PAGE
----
Neil Young and Joe Rogan.
Gary Miller / Getty Images / Michael S. Schwartz / Getty Images
Neil Young pulled his music from Spotify in protest of vaccine misinformation on Joe Rogan’s podcast.
Spotify’s shares were down by 12% after Young announced his break with the music streamer.
Amazon, Apple Music, and SiriusXM have quickly capitalized on the feud with special deals and playlists.
Apple Music, Amazon Music, and SiriusXM have wasted no time in capitalizing on rival Spotify’s recent loss of legendary artist Neil Young.
Just three days after Young’s decision to pull his catalog from the music streamer in protest of the controversial “The Joe Rogan Experience” podcast, Amazon Music is offering fans a free four-month subscription trial.
“All new listeners to Amazon Music will automatically get four months free,” Young shared with fans on Friday. “Amazon has been leading the pack in bringing Hi-Res audio to the masses, and it’s a great place to enjoy my entire catalog in the highest quality available.”
On Thursday, Apple Music added a “We Love Neil” section to its homepage and sent out push notifications linked to Young’s latest album. The same day, SiriusXM announced it would be airing its “Neil Young Radio” program over the next seven days.
“When you have an opportunity to present an iconic artist still at the height of his creativity, you don’t hesitate to do it, again,” SiriusXM Senior Vice President of Music Programming Steve Blatter said in a statement.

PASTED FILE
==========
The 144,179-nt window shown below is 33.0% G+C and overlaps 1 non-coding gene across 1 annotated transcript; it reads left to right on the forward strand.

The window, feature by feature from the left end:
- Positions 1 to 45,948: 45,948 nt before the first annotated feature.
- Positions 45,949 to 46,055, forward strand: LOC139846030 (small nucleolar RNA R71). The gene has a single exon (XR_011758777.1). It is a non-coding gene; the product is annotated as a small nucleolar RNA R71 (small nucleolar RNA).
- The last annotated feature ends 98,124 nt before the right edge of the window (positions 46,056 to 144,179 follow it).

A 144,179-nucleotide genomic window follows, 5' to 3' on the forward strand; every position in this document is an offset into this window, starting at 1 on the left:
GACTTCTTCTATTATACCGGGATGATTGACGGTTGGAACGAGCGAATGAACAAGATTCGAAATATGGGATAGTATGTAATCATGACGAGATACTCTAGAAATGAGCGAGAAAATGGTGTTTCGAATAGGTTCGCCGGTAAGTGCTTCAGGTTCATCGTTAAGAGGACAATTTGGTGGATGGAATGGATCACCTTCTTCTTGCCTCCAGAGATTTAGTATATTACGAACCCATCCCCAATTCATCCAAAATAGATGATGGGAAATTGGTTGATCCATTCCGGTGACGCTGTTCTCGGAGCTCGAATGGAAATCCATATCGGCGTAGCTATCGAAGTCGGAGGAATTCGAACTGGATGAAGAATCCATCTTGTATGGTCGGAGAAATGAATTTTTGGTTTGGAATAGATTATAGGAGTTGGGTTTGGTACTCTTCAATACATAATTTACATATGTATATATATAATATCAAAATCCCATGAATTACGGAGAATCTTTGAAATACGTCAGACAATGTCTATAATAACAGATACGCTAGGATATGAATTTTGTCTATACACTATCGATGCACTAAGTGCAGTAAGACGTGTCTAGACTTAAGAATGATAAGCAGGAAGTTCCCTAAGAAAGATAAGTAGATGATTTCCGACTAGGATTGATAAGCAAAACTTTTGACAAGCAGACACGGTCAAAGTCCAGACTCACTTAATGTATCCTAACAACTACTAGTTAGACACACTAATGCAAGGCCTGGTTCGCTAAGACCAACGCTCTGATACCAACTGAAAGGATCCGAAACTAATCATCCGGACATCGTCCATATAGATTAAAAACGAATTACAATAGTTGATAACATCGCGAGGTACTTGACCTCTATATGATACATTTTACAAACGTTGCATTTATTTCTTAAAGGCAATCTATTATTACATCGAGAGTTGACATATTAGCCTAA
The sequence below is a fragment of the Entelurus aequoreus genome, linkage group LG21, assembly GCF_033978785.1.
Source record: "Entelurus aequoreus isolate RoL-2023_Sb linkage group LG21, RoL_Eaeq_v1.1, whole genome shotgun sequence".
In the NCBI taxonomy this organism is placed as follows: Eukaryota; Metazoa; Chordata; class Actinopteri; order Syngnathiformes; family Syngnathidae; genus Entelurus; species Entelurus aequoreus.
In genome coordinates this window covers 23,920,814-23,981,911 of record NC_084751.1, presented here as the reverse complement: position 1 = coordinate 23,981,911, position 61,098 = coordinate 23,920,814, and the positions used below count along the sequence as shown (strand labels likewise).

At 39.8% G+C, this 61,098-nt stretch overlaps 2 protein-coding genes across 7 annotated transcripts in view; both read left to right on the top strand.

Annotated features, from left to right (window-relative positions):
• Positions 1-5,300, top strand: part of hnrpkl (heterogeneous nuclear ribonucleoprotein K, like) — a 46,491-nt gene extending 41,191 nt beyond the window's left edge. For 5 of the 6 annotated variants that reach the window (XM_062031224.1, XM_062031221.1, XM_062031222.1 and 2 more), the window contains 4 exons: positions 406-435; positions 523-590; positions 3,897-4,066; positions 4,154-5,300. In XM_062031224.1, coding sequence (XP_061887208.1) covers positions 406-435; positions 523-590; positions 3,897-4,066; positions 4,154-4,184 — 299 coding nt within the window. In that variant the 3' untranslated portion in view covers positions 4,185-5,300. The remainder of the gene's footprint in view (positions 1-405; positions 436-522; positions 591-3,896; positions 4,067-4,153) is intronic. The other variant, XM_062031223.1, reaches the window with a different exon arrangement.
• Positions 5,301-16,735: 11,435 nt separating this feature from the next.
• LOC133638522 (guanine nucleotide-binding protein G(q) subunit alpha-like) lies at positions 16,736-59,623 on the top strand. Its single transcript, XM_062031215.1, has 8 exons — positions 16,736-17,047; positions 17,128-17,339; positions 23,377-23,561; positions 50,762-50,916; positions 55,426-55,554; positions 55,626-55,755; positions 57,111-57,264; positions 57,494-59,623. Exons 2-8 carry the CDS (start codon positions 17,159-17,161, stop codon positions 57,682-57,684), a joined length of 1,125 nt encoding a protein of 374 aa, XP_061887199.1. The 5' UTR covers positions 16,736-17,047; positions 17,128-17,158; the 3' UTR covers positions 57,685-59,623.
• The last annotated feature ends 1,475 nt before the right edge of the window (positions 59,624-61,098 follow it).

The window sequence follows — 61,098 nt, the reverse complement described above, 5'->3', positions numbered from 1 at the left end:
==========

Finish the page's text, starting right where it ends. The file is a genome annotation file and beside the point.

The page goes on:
—Apple Music (@AppleMusic) January 28, 2022
The courting of Young’s audience follows the songwriter’s ultimatum that Spotify could have “Rogan or Young” but “not both,” after he accused the streaming service of spreading “life-threatening” vaccine misinformation on “The Joe Rogan Experience” podcast.
“Most of the listeners hearing the unfactual, misleading, and false COVID information on Spotify are 24 years old, impressionable and easy to swing to the wrong side of the truth,” Young wrote on his website. “I realized I could not continue to support Spotify’s life threatening misinformation to the music loving public.”
Spotify currently commands 31% of global streaming subscribers, followed by Apple Music at 15%, according to a January 18 report from Midia, a research and analysis service focused on digital content. Amazon and Tencent Music are tied at third place with 13% each.
On Friday, Joni Mitchell announced she would also pull her music from Spotify in solidarity with Young, writing in a post on her website that she believes “irresponsible people are spreading lies that are costing people their lives.”
A Spotify spokesman told the Wall Street Journal that “we regret Neil’s decision to remove his music from Spotify, but hope to welcome him back soon.”
“We want all the world’s music and audio content to be available to Spotify users. With that comes great responsibility in balancing both safety for listeners and freedom for creators,” the spokesman said. “The company has detailed content policies in place and has removed over 20,000 COVID-related podcast episodes since the start of the pandemic.”
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